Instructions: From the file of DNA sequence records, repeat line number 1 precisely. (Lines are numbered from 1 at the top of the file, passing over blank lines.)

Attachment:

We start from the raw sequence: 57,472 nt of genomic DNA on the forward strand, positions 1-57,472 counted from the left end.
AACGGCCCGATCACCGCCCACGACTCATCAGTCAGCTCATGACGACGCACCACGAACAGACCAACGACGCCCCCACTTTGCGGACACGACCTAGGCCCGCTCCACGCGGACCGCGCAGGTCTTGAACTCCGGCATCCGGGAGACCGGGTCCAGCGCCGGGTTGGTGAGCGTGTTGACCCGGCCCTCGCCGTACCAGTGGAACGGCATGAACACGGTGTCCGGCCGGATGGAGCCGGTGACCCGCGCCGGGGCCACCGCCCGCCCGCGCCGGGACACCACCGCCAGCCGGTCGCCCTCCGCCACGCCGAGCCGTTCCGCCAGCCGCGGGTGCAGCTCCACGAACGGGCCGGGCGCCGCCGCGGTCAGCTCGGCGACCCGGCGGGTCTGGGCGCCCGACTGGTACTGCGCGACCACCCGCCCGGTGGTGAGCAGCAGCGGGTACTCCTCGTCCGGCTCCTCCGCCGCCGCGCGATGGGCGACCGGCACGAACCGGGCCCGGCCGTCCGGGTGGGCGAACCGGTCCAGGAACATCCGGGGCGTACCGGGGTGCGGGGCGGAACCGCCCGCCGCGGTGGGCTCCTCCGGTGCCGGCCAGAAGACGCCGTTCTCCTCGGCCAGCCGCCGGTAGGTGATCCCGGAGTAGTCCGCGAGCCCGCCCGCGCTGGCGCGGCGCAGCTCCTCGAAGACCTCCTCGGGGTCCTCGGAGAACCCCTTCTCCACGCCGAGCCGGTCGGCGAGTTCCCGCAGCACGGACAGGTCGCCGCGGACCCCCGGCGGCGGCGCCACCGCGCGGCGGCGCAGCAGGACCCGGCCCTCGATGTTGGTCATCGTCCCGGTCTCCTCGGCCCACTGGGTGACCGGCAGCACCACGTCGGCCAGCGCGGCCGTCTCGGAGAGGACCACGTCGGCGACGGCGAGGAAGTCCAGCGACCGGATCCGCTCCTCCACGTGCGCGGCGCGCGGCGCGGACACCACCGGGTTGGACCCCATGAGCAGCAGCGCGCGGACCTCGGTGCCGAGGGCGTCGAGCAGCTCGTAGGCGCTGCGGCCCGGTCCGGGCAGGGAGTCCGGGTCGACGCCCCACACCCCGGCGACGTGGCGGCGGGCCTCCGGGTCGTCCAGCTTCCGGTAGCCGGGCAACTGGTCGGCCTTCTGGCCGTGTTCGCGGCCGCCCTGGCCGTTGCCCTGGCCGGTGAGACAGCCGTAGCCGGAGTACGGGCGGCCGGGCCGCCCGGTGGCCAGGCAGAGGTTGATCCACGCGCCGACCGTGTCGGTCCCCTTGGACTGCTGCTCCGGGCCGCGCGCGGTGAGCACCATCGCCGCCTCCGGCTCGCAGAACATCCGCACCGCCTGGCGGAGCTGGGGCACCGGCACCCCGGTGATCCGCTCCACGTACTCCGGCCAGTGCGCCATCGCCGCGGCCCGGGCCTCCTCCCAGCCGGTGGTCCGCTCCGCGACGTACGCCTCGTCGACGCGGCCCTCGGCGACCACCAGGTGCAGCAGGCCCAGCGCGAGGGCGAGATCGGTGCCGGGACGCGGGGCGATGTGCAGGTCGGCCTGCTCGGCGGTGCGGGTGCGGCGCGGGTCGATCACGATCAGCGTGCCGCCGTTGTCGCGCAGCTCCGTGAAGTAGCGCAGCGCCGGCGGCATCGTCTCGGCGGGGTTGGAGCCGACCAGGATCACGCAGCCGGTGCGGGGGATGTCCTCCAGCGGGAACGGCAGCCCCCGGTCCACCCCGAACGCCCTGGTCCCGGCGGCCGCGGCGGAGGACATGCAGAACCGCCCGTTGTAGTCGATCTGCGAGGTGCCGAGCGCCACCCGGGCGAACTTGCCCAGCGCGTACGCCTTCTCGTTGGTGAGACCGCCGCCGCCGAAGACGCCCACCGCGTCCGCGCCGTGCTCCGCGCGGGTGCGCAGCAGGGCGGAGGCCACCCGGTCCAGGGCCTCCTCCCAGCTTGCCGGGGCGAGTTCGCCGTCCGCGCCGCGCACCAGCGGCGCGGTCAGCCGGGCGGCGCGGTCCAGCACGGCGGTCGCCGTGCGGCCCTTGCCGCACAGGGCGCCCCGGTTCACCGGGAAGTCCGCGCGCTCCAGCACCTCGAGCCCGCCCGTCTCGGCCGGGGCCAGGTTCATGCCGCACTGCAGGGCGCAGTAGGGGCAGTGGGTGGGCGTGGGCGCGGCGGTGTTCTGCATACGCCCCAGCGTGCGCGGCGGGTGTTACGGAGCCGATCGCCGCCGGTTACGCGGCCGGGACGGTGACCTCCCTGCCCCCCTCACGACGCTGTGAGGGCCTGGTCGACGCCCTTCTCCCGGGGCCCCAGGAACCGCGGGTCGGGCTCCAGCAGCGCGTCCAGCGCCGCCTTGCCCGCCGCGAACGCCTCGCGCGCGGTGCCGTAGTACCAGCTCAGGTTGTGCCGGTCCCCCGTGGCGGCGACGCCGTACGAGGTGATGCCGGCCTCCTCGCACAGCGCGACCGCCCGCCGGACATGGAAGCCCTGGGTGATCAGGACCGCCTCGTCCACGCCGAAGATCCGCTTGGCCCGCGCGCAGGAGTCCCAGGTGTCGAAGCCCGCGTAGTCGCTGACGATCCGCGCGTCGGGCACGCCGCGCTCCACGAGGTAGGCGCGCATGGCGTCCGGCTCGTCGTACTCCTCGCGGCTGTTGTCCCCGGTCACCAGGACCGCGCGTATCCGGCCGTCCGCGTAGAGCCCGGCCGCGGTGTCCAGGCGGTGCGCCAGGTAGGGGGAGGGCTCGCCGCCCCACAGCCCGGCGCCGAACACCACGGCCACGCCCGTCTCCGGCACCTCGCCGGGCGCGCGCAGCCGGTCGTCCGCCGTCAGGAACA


We start from the raw sequence: 57,472 nt of genomic DNA on the forward strand, positions 1-57,472 counted from the left end.